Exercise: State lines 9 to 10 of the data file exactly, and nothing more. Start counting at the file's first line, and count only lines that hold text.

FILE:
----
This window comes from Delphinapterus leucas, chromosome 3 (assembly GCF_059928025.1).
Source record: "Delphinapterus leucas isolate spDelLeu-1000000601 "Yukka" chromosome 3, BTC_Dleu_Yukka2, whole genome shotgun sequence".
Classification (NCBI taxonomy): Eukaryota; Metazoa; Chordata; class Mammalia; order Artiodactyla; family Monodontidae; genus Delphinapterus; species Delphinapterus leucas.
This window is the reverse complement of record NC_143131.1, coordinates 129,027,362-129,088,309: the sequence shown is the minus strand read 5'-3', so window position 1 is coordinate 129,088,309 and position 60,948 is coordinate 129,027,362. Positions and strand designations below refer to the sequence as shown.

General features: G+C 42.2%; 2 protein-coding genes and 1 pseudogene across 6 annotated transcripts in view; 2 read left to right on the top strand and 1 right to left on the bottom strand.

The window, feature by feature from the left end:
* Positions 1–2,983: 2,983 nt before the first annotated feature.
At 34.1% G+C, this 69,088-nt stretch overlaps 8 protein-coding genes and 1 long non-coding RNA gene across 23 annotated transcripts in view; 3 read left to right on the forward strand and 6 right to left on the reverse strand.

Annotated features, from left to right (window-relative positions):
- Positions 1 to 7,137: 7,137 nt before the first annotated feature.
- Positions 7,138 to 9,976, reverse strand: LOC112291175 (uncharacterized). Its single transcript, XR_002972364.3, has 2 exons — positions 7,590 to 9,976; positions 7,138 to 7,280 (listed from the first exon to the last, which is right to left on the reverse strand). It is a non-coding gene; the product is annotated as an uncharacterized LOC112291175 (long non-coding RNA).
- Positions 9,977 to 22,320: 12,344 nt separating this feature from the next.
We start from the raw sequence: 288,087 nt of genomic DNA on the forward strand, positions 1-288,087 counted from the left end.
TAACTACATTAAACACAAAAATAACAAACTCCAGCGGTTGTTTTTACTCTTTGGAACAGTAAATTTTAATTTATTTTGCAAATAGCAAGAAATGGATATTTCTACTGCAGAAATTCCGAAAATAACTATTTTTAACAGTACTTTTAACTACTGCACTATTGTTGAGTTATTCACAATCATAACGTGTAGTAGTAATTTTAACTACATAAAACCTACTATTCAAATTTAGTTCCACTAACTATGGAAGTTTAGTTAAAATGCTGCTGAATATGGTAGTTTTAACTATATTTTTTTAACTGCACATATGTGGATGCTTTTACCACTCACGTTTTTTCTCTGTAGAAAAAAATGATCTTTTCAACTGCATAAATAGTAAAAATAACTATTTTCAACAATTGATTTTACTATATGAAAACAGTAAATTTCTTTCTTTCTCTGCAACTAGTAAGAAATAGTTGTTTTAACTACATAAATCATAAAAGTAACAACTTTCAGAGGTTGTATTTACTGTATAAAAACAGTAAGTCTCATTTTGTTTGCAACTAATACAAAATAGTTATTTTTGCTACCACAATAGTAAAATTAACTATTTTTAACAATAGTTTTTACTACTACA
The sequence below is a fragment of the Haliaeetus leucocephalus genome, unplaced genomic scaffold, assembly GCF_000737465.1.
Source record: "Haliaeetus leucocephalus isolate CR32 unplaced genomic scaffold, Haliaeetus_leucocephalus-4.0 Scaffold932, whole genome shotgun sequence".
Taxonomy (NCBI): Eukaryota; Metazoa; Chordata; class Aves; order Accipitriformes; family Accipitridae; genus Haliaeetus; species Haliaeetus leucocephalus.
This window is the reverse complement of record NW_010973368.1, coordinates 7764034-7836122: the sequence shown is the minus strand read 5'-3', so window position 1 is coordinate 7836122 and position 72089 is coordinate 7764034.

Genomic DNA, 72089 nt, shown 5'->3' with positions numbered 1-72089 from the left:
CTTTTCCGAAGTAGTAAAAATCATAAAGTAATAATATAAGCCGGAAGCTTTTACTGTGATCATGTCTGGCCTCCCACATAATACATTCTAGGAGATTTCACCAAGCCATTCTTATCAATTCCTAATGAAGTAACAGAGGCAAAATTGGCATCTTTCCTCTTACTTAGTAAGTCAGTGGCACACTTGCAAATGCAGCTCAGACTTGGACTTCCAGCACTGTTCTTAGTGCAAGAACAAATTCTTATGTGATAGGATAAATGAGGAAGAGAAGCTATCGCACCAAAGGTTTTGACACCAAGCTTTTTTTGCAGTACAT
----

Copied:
Annotated features, from left to right (window-relative positions):
- Positions 1 to 7,137: 7,137 nt before the first annotated feature.